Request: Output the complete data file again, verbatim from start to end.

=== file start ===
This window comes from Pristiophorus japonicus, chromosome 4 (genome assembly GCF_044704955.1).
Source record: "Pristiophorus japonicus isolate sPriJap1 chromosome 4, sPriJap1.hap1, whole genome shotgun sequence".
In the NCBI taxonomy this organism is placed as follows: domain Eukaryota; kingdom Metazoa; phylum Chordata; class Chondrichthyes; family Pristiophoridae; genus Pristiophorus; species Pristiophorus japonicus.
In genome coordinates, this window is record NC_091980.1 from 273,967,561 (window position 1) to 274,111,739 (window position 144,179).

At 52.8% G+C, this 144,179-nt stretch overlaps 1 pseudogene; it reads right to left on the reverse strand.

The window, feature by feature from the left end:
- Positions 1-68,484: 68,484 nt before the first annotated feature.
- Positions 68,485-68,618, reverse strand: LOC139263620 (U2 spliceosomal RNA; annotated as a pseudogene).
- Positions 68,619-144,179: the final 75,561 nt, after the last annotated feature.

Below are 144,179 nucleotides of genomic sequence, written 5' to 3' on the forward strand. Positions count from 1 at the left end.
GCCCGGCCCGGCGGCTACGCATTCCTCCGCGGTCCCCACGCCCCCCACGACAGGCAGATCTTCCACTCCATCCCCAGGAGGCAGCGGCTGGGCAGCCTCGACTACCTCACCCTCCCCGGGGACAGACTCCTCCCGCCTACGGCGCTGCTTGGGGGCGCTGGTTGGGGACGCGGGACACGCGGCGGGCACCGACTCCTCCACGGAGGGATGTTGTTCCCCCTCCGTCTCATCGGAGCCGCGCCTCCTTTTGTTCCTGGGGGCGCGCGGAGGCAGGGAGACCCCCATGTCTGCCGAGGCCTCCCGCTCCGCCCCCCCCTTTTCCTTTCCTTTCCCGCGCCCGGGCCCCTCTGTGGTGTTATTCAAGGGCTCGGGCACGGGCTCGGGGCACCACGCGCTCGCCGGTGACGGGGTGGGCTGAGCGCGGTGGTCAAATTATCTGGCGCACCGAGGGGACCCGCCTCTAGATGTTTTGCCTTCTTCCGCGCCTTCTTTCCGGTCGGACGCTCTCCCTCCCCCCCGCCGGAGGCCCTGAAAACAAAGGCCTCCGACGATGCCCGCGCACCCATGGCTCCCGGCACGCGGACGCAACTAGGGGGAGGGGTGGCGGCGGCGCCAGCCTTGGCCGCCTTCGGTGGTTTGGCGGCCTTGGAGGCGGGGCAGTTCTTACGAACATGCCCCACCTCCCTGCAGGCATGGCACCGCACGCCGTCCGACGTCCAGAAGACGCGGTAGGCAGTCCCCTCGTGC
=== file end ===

This window comes from Pristiophorus japonicus, chromosome 4 (genome assembly GCF_044704955.1).
Source record: "Pristiophorus japonicus isolate sPriJap1 chromosome 4, sPriJap1.hap1, whole genome shotgun sequence".
In the NCBI taxonomy this organism is placed as follows: domain Eukaryota; kingdom Metazoa; phylum Chordata; class Chondrichthyes; family Pristiophoridae; genus Pristiophorus; species Pristiophorus japonicus.
In genome coordinates, this window is record NC_091980.1 from 273,967,561 (window position 1) to 274,111,739 (window position 144,179).

At 52.8% G+C, this 144,179-nt stretch overlaps 1 pseudogene; it reads right to left on the reverse strand.

The window, feature by feature from the left end:
- Positions 1-68,484: 68,484 nt before the first annotated feature.
- Positions 68,485-68,618, reverse strand: LOC139263620 (U2 spliceosomal RNA; annotated as a pseudogene).
- Positions 68,619-144,179: the final 75,561 nt, after the last annotated feature.

Below are 144,179 nucleotides of genomic sequence, written 5' to 3' on the forward strand. Positions count from 1 at the left end.
GCCCGGCCCGGCGGCTACGCATTCCTCCGCGGTCCCCACGCCCCCCACGACAGGCAGATCTTCCACTCCATCCCCAGGAGGCAGCGGCTGGGCAGCCTCGACTACCTCACCCTCCCCGGGGACAGACTCCTCCCGCCTACGGCGCTGCTTGGGGGCGCTGGTTGGGGACGCGGGACACGCGGCGGGCACCGACTCCTCCACGGAGGGATGTTGTTCCCCCTCCGTCTCATCGGAGCCGCGCCTCCTTTTGTTCCTGGGGGCGCGCGGAGGCAGGGAGACCCCCATGTCTGCCGAGGCCTCCCGCTCCGCCCCCCCCTTTTCCTTTCCTTTCCCGCGCCCGGGCCCCTCTGTGGTGTTATTCAAGGGCTCGGGCACGGGCTCGGGGCACCACGCGCTCGCCGGTGACGGGGTGGGCTGAGCGCGGTGGTCAAATTATCTGGCGCACCGAGGGGACCCGCCTCTAGATGTTTTGCCTTCTTCCGCGCCTTCTTTCCGGTCGGACGCTCTCCCTCCCCCCCGCCGGAGGCCCTGAAAACAAAGGCCTCCGACGATGCCCGCGCACCCATGGCTCCCGGCACGCGGACGCAACTAGGGGGAGGGGTGGCGGCGGCGCCAGCCTTGGCCGCCTTCGGTGGTTTGGCGGCCTTGGAGGCGGGGCAGTTCTTACGAACATGCCCCACCTCCCTGCAGGCATGGCACCGCACGCCGTCCGACGTCCAGAAGACGCGGTAGGCAGTCCCCTCGTGC